Posted On June 6, 2006
The book value of an asset or group of assets is sometimes the price at which they were originally acquired (historic cost), in many cases equal to purchase price. (Wikipedia)
When I was my son’s age, I received an allowance of $2.00 a week (provided that I did all my chores and did not talk back to my parents). Back then, paperback books cost about 65 cents. This meant, if I saved extra pennies, I could buy three books a week. When the price went to 75 cents, it became two books plus some extra change—annoying, but tolerable. When the prices rose to 95 cents and then $1.25, it was a devastating development. It meant I had to start re-reading books I already owned. Not a bad thing, but it meant that I was falling behind on new books that came out. (This problem persists to this day, but the limitation is no longer financial, but a lack of time to keep up with all the new releases.)
Recently, I went to the local bookstore and purchased a paperback book. The cover price was $6.99. Even accounting for inflation, that’s a bit of money for a bunch of sheets of paper glued together with a fancy cover. The last hardcover book I purchased (which I still do from time to time when impatience overwhelms me) was priced at $24.95. Wow! Both paperback and hardcover prices seem a bit high to me, even accounting for inflation, the costs of paper, printing, and advertising. On the other hand, what value am I getting for my entertainment dollar?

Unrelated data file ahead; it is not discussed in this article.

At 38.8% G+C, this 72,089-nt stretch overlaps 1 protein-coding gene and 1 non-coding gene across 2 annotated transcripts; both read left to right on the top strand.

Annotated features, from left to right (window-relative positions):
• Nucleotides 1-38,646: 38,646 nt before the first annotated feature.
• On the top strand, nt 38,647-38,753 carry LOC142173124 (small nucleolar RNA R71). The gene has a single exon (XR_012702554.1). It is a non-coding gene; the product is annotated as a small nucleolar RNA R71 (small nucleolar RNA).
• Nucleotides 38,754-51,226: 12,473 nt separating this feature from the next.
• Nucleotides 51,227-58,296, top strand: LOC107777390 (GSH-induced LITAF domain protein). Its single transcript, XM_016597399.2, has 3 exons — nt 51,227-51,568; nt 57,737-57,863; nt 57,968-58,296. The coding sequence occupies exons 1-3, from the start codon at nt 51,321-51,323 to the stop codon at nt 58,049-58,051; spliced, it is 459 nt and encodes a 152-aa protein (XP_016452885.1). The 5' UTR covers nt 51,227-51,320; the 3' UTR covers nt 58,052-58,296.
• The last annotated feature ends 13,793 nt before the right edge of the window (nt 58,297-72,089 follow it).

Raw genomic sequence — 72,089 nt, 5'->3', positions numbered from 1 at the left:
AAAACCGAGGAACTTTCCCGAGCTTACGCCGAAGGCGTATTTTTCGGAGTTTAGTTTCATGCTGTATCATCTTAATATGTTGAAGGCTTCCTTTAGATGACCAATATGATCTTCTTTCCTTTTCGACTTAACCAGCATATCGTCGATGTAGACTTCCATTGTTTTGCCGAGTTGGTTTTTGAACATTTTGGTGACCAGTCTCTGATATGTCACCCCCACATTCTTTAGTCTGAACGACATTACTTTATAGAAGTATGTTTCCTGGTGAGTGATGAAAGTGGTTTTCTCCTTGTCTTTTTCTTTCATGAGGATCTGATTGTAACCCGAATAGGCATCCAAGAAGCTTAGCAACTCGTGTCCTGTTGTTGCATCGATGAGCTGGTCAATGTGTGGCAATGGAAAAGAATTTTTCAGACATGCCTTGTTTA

Let’s see . . . the last time I went to see a movie, the ticket cost me $7.00 (about the same as that paperback book). Seven dollars for about two hours of entertainment. I don’t know about you, but I would be hard-pressed to finish most books in two hours. Add in the factor of being able to read at your own pace and convenience. (Movies on DVD are a different story. I’ll leave that proof as an exercise for the reader.) Suddenly, that $6.99 paperback looks like a bargain in comparison!
What about hardcover books? Certainly, they are more of a stretch on the budget, but in terms of entertainment value per hour, the cost still strikes me as fairly compelling. Using $7.00 for two hours of entertainment as a measure, does a hardcover provide more than seven hours of entertainment? Except in rare cases, I would say that it does.
So what is the value of a book?